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RSA-768 took 2000 years of 2.2Ghz single core Opteron from year 2009 [1]. DJB et al wrote in 2013 [2] that RSA-1024 would take $2^{70}$ differences with $2^{24}$ per machine per second in 2009, so 2 million years. Hardware improved since then, and GNFS can use GPUs, so maybe better, but about a million years I guess. Absolutely the computation can be ...


3

Whenever you see the letters ECB, you should run away screaming. This is a telltale sign that something has gone terribly, horribly wrong. The code fragment you quoted implements what we sometimes call ‘textbook RSA’, which is a polite way to discreetly announce to the cocktail partygoers that you are desperately in need of a professional cryptographer. ...


2

is it because we already know the output or why ? It's one of the strategies we use to turn a distinguisher (which a differential or linear characteristic) into a key recovery attack. Here's how it goes; suppose we have a distinguisher that works over R-1 rounds, that is, given a number of plaintext/ciphertext pairs, it can tell us (with advantage over ...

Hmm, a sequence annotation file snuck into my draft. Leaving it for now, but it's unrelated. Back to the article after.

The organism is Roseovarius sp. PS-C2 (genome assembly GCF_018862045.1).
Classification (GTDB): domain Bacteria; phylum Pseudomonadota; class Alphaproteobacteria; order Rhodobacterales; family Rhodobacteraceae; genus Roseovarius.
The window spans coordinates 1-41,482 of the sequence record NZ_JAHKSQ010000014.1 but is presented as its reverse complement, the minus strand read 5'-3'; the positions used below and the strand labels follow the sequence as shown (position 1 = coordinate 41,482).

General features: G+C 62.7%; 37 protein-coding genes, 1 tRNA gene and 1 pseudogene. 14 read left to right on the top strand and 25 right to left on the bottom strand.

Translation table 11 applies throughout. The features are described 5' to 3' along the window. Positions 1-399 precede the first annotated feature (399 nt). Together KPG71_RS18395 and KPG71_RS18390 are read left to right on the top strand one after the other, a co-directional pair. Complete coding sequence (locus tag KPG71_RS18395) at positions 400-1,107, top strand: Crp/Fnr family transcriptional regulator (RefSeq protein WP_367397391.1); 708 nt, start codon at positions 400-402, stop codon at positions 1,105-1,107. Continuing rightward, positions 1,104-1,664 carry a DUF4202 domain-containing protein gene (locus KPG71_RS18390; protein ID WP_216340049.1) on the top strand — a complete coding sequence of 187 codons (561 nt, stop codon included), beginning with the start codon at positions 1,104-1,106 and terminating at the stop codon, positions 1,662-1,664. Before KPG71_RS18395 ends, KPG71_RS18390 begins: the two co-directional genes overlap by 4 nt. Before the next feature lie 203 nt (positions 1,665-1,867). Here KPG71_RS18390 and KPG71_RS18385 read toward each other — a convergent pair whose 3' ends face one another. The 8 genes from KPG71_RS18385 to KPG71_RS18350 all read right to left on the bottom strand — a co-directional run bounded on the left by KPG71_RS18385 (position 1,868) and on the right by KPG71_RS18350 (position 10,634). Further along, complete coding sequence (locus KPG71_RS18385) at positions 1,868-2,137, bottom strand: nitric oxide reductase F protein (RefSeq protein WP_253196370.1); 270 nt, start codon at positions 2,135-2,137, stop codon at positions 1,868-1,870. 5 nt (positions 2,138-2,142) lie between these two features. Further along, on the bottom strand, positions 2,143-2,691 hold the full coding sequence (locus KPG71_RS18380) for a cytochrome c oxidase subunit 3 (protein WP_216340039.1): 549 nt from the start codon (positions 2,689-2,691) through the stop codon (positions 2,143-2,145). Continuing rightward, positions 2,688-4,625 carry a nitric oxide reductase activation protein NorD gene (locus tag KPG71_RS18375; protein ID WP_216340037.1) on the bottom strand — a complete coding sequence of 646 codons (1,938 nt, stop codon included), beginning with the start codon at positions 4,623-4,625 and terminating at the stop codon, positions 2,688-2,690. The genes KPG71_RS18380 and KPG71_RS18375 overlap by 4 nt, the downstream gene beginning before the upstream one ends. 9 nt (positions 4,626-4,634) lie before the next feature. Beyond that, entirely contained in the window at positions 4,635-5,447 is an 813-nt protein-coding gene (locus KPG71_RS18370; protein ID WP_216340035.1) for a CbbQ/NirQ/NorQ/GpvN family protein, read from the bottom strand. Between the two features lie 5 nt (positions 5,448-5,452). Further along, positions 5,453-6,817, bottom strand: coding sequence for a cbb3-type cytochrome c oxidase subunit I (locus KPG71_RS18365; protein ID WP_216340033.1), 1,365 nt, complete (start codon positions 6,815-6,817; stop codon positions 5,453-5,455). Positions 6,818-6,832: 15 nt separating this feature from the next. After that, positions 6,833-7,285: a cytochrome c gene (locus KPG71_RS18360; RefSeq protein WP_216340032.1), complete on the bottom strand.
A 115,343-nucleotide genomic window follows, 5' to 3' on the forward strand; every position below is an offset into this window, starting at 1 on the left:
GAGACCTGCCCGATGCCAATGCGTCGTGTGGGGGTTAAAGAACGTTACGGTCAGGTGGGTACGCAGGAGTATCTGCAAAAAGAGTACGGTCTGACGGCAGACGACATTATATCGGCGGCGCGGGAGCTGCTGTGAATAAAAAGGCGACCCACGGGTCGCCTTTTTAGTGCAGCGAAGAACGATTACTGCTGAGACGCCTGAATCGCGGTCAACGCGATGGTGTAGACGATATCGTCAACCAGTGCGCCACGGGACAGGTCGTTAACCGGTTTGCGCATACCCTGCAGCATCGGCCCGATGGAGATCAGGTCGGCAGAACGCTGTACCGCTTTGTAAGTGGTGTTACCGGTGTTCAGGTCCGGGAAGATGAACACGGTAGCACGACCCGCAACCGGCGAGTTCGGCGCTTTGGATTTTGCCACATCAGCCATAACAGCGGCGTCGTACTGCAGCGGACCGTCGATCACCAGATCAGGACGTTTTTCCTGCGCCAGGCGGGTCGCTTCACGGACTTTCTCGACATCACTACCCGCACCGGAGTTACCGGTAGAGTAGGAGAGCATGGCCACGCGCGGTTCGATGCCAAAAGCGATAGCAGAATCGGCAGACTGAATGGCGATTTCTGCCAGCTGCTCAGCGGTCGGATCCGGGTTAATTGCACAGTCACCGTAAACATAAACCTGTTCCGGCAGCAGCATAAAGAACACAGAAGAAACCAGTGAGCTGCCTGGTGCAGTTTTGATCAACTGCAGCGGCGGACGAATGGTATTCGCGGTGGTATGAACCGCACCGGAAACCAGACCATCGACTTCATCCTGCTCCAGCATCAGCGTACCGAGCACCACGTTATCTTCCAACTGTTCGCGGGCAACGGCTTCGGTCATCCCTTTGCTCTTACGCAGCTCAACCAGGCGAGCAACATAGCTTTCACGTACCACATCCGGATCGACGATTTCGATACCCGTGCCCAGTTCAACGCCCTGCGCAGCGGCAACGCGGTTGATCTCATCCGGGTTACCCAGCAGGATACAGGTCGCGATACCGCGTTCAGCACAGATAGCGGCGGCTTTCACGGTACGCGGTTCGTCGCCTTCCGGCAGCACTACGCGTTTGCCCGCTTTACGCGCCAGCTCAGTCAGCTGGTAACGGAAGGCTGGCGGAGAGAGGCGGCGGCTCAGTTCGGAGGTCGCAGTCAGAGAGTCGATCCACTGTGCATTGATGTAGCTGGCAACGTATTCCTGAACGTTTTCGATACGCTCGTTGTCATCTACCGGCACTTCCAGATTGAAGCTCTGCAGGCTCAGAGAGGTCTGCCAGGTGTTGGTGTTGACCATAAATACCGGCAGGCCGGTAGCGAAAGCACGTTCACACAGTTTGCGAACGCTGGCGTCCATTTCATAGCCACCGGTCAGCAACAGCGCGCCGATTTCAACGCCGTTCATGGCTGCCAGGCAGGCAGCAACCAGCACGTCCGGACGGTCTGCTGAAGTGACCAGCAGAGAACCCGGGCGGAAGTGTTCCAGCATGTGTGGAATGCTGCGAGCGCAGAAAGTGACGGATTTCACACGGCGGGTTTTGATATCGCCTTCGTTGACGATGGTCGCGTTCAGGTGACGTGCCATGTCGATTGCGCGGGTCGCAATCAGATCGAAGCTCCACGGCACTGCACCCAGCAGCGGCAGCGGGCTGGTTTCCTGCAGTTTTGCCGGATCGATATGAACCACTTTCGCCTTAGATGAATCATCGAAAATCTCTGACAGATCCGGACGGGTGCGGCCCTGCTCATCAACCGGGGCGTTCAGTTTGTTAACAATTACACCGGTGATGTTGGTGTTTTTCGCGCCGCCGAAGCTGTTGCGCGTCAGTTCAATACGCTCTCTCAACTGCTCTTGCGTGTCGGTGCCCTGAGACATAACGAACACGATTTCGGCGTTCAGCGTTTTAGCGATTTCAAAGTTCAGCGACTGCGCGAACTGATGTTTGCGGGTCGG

2

The measure of resource typically used to evaluate memory-hard functions is not the amount of work (i.e., $T$-complexity) but rather the space-time complexity (i.e., $ST$-complexity) of the computation. As the name suggests, it is the product of the maximum amount of space used and the time taken for the computation. (Strictly speaking, we have to also take ...


1

There is a much better explanation available. See Graham Ellsbury's page here for full details, and a summary below: Intuitively, what one does first is to drag the crib (known plaintext) accross the ciphertext and rule out relative positions which map a plaintext letter to itself in the ciphertext (since it is known that the Enigma mapping has no fixed ...


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